Poor Circulation Warning

People with poor circulation in hands and feet may particularly experience side effects when they use atenolol or other drugs of a similar class. This medication reduces blood pressure which may further decrease the amount of blood that reaches their hands and feet.

Combining Atenolol and Alcohol

Alcohol remains the most common legal beverage across the world, with a tendency to cause effects comparable to those experienced by taking illicit substances. Therefore, experts warn people against combining it with prescription medications and other substances with similar mechanisms of action and overall results. Atenolol is one of these medications that is not safe to combine with alcohol. People who drink while taking atenolol or any other beta-blocker may experience a sudden drop in blood pressure to the extent that it sets off the following symptoms:

  • Dizziness
  • Headache
  • Lightheadedness
  • Inability to concentration
  • Fainting
  • Nausea
  • Rapid heart rate

While these symptoms may not be so bothersome for people at rest, those engaging in risky activities, such as driving or operating machinery, may risk irreversible damage and even death.

Atenolol Withdrawal: What to Expect

Around 5 percent of the general population is likely to experience the symptoms of atenolol withdrawal. These symptoms are more likely to occur in people taking the drug to manage their angina. The duration of these symptoms may be shorter than other drugs of a similar class, such as propranolol.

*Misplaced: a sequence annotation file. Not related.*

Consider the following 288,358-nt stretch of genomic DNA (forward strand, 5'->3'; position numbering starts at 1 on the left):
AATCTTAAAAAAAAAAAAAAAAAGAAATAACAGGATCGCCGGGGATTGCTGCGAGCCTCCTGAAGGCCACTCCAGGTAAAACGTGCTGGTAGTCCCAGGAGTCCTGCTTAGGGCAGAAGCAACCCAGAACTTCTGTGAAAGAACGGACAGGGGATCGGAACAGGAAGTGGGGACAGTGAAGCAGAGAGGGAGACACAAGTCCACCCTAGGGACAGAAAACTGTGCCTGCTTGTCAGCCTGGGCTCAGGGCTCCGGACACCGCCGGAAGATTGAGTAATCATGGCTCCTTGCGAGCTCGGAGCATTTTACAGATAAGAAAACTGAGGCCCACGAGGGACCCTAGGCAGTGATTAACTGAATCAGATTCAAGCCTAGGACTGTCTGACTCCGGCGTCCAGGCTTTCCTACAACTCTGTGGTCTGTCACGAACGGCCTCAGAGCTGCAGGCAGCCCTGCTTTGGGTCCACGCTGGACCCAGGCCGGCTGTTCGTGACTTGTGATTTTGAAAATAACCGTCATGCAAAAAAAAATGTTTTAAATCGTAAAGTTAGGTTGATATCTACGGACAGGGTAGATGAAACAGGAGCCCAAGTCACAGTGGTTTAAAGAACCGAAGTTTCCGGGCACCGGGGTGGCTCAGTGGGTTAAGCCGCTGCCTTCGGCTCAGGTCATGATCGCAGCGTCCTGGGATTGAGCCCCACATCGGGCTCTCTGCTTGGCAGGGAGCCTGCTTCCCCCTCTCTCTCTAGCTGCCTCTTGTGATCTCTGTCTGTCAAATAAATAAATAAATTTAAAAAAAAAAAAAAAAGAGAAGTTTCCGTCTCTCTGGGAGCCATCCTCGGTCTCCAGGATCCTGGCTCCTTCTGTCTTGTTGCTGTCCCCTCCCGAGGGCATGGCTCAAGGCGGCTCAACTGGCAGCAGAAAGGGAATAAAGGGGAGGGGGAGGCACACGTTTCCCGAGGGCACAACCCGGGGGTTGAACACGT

Below are two examples of what an atenolol withdrawal can trigger in two different categories of patients.

Patients with Cardiovascular Disease

When a person using beta-blockers, such as atenolol, to manage their cardiovascular disease suddenly stops using it, they experience a temporary but sharp upsurge in adrenergic activity. This activity may worsen their angina, stroke, and heart attack symptoms, sometimes to the extent that it may cause death.

Patients with Hypertension

Hypertensive patients, i.e., people with high blood pressure, may take beta blockers to control their symptoms. Withdrawing from this medication suddenly may lead to a condition called sinus tachycardia, where a person experiences a rapid heartbeat. They may also experience palpitations, increased sweating, malaise, and a dangerous increase in blood pressure.

How to Stop Taking Atenolol Safely?

Experts strictly warn not to stop taking atenolol on your own without weaning it off properly. If the medication is causing side effects or you wish to stop using it for other reasons, the best way is to speak with a doctor. The doctor will analyze the circumstances and put together a plan that helps you safely decrease the dosage until you can get off the medication without any risks. On the contrary, stopping abruptly may lead to serious consequences and may possibly exacerbate the condition you were managing with atenolol.